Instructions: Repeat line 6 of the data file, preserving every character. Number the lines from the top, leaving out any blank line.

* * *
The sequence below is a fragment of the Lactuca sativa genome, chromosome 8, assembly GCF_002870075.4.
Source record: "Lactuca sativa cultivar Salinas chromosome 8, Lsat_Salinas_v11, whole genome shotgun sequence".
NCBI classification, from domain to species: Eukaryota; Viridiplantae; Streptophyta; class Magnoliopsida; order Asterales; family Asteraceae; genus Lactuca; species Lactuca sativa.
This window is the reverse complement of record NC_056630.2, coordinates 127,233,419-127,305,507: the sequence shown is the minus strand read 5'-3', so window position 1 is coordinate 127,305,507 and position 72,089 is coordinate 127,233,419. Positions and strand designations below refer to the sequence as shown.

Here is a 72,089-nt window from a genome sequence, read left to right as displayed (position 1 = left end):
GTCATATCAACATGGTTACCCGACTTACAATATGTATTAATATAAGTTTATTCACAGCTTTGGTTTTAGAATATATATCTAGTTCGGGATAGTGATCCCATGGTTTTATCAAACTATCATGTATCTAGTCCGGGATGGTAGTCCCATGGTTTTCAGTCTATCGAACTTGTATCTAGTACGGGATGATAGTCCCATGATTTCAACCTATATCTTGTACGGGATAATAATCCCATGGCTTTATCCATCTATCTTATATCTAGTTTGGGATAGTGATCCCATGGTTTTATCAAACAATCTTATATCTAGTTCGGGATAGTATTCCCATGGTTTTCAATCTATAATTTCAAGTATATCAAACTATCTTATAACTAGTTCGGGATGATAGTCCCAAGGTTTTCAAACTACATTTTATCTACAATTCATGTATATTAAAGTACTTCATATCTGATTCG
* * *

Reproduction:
GTCATATCAACATGGTTACCCGACTTACAATATGTATTAATATAAGTTTATTCACAGCTTTGGTTTTAGAATATATATCTAGTTCGGGATAGTGATCCCATGGTTTTATCAAACTATCATGTATCTAGTCCGGGATGGTAGTCCCATGGTTTTCAGTCTATCGAACTTGTATCTAGTACGGGATGATAGTCCCATGATTTCAACCTATATCTTGTACGGGATAATAATCCCATGGCTTTATCCATCTATCTTATATCTAGTTTGGGATAGTGATCCCATGGTTTTATCAAACAATCTTATATCTAGTTCGGGATAGTATTCCCATGGTTTTCAATCTATAATTTCAAGTATATCAAACTATCTTATAACTAGTTCGGGATGATAGTCCCAAGGTTTTCAAACTACATTTTATCTACAATTCATGTATATTAAAGTACTTCATATCTGATTCG